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Discover 15+ resources for learning and teaching code

“According to Code.org, 90 percent of parents in the U.S. want their children to learn computer science—it will be crucial for many jobs in the near future—but only 40 percent of schools teach it … A focus on STEM is not enough: Code.org also reports that while 70 percent of new STEM jobs are in computing, only 7 percent of STEM graduates are in computer science.”

But don’t despair. Edutopia shares 15+ resources that you can use to teach or learn to code.

This Chrome extension lets you disguise Netflix as a Hangout to slack off at work

Developed by Mschf Internet Studios, Netflix Hangouts is a new Chrome extension that lets you watch Netflix at work while appearing that you’re having a video conference call. “Just go to the show you want to catch up on during work hours, and press the extension’s icon in your Chrome menu to bring up a fake four-person conference call. Then you can sit back and watch the show in the window’s bottom right feed while three fake colleagues get down to business.” Learn more about this fun way to get fired at The Verge.

Doctors Adopt Tech Tools To Save Patients Money

A growing number of health systems and insurers are starting to provide drug prices to physicians so they can help patients avoid “sticker shock” at the pharmacy.

“The pricing tool, which is embedded in each participating physician’s electronic health records and prescribing system, shows how much patients can expect to pay out of pocket, based on their insurance and the pharmacy they choose … It also allows the doctor to find a cheaper alternative, when possible, and start the process of getting authorization for a drug, if the insurer requires that. Learn more about it at NPR.

Scientists discovered a shape that blocks all sound–even your co-workers

Open office space and small apartments could be transformed by the work of Boston University researchers, who recently unveiled an “acoustic metamaterial” that blocks all sound. 

“The implications for architecture and interior design are remarkable, because these metamaterials could be applied to the built environment in many different ways. For instance, they could be stacked to build soundproof yet transparent walls. Cubicles will never be the same.”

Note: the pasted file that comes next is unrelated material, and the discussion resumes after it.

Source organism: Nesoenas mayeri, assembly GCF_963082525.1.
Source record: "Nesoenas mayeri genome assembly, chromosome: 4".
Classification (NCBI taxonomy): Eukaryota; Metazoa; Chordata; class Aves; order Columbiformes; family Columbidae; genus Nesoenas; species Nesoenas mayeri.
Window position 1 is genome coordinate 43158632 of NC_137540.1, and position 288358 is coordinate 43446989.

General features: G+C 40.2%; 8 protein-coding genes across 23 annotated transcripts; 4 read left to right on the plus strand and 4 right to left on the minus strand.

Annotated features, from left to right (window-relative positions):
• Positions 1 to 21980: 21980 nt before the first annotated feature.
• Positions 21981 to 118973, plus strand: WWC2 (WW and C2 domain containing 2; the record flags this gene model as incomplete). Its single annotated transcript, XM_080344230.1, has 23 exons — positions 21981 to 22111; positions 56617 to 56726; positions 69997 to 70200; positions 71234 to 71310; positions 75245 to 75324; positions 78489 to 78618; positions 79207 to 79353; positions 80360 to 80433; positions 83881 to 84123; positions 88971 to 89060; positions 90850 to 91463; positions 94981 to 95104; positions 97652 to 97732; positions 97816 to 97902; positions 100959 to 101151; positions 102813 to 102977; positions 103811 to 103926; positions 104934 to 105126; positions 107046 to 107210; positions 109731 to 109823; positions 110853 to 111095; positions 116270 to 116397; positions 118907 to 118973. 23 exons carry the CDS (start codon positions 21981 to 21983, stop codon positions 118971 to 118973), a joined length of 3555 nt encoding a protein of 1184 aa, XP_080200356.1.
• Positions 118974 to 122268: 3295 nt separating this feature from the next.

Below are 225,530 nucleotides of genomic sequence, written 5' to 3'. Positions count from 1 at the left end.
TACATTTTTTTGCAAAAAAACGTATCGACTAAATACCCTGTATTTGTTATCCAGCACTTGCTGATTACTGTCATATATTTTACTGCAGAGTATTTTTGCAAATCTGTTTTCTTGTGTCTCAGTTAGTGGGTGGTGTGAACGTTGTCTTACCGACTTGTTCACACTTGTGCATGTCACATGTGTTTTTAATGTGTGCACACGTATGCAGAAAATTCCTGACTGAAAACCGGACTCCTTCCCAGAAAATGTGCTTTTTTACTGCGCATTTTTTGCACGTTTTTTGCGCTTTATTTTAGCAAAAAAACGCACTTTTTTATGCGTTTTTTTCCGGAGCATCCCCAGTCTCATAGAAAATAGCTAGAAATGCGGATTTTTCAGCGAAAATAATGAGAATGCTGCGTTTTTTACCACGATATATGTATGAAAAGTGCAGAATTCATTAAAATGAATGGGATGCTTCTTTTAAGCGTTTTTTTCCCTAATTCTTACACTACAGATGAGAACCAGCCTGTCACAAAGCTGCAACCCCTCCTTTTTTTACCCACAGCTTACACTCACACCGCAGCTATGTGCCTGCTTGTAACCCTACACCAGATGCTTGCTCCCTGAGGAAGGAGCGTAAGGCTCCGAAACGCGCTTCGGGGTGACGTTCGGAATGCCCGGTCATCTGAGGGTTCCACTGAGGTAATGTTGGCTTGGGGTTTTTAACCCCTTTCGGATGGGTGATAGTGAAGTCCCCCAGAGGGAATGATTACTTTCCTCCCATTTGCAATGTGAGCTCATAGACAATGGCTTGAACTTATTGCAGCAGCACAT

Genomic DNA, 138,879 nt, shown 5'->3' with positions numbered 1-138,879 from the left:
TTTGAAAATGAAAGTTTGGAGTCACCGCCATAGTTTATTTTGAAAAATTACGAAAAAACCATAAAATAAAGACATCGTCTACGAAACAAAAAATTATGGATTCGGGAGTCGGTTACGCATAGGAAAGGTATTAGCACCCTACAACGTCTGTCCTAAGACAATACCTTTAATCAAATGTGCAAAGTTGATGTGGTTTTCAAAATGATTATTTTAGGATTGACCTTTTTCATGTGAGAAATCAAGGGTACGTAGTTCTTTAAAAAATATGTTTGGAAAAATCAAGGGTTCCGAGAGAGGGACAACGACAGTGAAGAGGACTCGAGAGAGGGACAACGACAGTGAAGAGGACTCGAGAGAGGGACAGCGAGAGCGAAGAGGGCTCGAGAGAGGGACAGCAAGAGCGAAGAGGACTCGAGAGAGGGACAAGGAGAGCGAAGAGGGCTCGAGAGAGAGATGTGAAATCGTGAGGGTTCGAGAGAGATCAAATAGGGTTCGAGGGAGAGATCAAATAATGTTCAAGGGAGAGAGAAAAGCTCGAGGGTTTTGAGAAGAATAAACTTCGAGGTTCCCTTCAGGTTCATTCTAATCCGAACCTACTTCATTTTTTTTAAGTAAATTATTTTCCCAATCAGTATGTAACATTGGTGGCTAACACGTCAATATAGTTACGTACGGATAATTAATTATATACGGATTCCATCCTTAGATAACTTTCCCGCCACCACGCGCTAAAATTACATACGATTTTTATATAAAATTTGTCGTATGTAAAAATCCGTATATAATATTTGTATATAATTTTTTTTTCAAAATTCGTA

Read more about it at Fast Company.

How to delete your Google search history on various web browsers

Deleting your Google search history can be a good way to protect your personal privacy and keep your information from getting hacked. “Erasing stored Google searches is about more than keeping your past search habits private from a supervisor, spouse, or parent … when you delete your Google search history, you remove all sorts of information that could potentially be used by shady characters. Beyond the funny videos, the news stories, the trivia, and other content, think of how many times you have searched for an address, a phone number, information about an employer, and other data that could help a hacker steal your identity, find you in person, and other unwanted outcomes.” Learn more about deleting your browser history at Business Insider.

Here’s why you can’t plug in your USB

Ajay Bhatt led a team at Intel created the USB connection. Instead of making the plug reversible and save us all a lot of frustration, Bhatt chose to save money by designing so that it used fewer wires and could only be plugged in one way.

“The biggest annoyance is reversibility,” Bhatt told NPR. Nonetheless, he stands by his design.

Unfortunately, Bhatt has not made a single penny from his USB design, because Intel owns the patent.

Boaty McBoatface makes deep-sea discovery

The submarine Boaty McBoatface took measurements deep in the Southern Ocean near Antarctica and discovered something new about the mixing of warm and cold water that may affect future climate change models.

“The resulting warming of the water on the sea bed is a significant contributor to rising sea levels,” the researchers say. “However, the mechanism uncovered by Boaty is not built into current models for predicting the impact of increasing global temperatures on our oceans.”

Read more about Boaty McBoatface’s deep-sea mission and how it got such a cool name at NPR.

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